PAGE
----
Come to the blacktop at my middle school and hang out for a couple of hours. You'll get a sense of what 12-to-14-year olds like and how they act. For them this is the center of the world.
When I started teaching in 2009, I watched life unfold on the asphalt. During recess and before and after school, the boys took center stage on all four basketball courts — dribbling, pivoting, guarding, pushing, blocking, faking, jumping, dunking, high fiving and taunting each other. They were agile and fast. The girls talked to each other and watched the boys from the perimeter of the tarmac. My instinct had always been to jump right into the action! Why weren't these girls playing on the blacktop? Why didn't they join the boys or take control of a court themselves?
I teach U.S. and world history to 200 7th & 8th graders in Daly City, California, just south of San Francisco. It's a low-income school and close to 80 percent of the students are new immigrants — from Central and South America, Mexico, Russia, Vietnam, the Philippines and other countries. It's tough coming up with a lesson that connects to such a diverse audience. Recently I compared the Declaration of Independence to a break-up letter between a girlfriend and boyfriend. The colonialists listed all the reasons for breaking up with the King of England. This approach totally worked and the kids were hooked!
Three months into the job, the athletic director asked if I'd coach one of the girls' basketball teams — in addition to teaching social studies. Frankly, I was overwhelmed. I hadn't anticipated how difficult teaching would be — especially at a school where kids show up in the morning stressed out. Their parents are struggling to adapt to a new country, find work and support their families. Often 12 people or more are crowded into a single apartment. Some kids are homeless. Some parents are addicted to drugs or alcohol. My kids experience a lot of pressure. A quarter of them are in counseling.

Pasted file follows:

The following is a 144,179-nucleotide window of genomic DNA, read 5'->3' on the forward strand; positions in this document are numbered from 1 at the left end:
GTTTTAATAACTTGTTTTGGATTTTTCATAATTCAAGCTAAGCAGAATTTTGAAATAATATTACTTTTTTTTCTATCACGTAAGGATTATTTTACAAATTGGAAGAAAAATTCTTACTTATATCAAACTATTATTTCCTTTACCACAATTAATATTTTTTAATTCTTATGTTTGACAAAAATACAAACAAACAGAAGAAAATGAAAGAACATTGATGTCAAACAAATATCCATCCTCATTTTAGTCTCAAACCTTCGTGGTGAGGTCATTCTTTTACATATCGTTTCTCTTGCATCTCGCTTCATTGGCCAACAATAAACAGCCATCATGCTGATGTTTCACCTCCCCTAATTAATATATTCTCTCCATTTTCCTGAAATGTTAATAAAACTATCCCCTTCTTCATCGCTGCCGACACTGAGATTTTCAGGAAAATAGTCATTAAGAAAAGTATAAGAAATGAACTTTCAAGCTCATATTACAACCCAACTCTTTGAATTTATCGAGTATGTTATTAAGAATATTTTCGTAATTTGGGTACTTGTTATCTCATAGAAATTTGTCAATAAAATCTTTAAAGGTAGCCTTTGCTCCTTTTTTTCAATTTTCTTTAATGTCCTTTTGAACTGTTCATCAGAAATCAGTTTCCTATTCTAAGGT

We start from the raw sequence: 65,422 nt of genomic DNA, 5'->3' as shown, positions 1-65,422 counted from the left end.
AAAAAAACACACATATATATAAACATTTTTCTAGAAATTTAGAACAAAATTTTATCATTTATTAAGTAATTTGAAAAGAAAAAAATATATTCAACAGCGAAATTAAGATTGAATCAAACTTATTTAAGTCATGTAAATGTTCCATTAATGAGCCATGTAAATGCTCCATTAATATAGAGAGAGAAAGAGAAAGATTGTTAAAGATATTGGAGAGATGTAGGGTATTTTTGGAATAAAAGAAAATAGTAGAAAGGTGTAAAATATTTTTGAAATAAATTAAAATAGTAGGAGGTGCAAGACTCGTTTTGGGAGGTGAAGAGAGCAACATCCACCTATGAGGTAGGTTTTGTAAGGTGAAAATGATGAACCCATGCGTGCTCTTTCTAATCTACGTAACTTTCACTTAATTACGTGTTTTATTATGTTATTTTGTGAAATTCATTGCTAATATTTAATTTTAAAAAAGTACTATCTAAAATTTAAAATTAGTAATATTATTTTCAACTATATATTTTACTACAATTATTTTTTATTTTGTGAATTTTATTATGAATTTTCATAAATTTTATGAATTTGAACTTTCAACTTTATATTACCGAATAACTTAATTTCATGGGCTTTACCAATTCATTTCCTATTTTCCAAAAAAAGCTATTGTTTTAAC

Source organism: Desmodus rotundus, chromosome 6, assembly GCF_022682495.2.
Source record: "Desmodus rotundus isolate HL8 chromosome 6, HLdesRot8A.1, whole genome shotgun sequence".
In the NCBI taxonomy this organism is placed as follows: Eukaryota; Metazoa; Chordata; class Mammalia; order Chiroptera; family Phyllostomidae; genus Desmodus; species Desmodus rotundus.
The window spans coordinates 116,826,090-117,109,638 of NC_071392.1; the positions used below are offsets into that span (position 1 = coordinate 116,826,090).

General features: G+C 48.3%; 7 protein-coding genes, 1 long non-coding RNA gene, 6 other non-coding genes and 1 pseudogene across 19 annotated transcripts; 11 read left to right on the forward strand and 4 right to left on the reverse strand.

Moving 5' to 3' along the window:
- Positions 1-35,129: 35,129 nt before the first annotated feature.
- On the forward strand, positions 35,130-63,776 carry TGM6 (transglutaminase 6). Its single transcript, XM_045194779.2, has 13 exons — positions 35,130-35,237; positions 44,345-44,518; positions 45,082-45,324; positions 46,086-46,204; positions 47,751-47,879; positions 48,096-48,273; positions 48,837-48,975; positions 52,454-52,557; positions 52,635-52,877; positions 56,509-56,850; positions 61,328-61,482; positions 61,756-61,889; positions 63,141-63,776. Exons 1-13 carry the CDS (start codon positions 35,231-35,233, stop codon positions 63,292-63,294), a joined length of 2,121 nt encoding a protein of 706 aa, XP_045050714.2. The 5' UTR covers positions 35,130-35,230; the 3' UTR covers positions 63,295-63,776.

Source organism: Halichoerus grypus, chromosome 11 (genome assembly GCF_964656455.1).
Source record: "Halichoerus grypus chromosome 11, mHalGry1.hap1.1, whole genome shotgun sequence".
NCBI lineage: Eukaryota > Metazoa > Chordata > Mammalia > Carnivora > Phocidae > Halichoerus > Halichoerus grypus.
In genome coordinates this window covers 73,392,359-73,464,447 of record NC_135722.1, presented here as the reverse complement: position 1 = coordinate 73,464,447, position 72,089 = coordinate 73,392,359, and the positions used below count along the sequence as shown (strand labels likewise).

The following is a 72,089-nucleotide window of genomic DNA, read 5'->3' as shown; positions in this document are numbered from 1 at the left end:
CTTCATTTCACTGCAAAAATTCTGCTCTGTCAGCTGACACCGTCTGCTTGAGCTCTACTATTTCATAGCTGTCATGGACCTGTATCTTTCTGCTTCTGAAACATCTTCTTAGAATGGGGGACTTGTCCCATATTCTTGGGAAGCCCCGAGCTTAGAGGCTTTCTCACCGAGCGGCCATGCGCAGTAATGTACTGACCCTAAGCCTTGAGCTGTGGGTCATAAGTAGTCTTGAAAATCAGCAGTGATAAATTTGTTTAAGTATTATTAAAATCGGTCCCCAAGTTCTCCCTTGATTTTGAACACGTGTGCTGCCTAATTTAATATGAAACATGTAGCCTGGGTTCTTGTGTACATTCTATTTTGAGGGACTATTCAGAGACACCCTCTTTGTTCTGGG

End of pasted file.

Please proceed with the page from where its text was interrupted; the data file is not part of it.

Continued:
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Sarah Egan teaches social studies and coaches girls' basketball at Benjamin Franklin Middle School in Daly City, California. Sarah credits her own participation in sports — from middle school through college — to Title IX. Her players demonstrate the power of sports to transform lives. Sarah continues to raise the visibility of girls' sports in her school and witness the transformation of budding athletes into stronger students. This summer Sarah will tour several Civil War battlegrounds, taking notes and photos and dreaming up ways to excite middle school kids about history.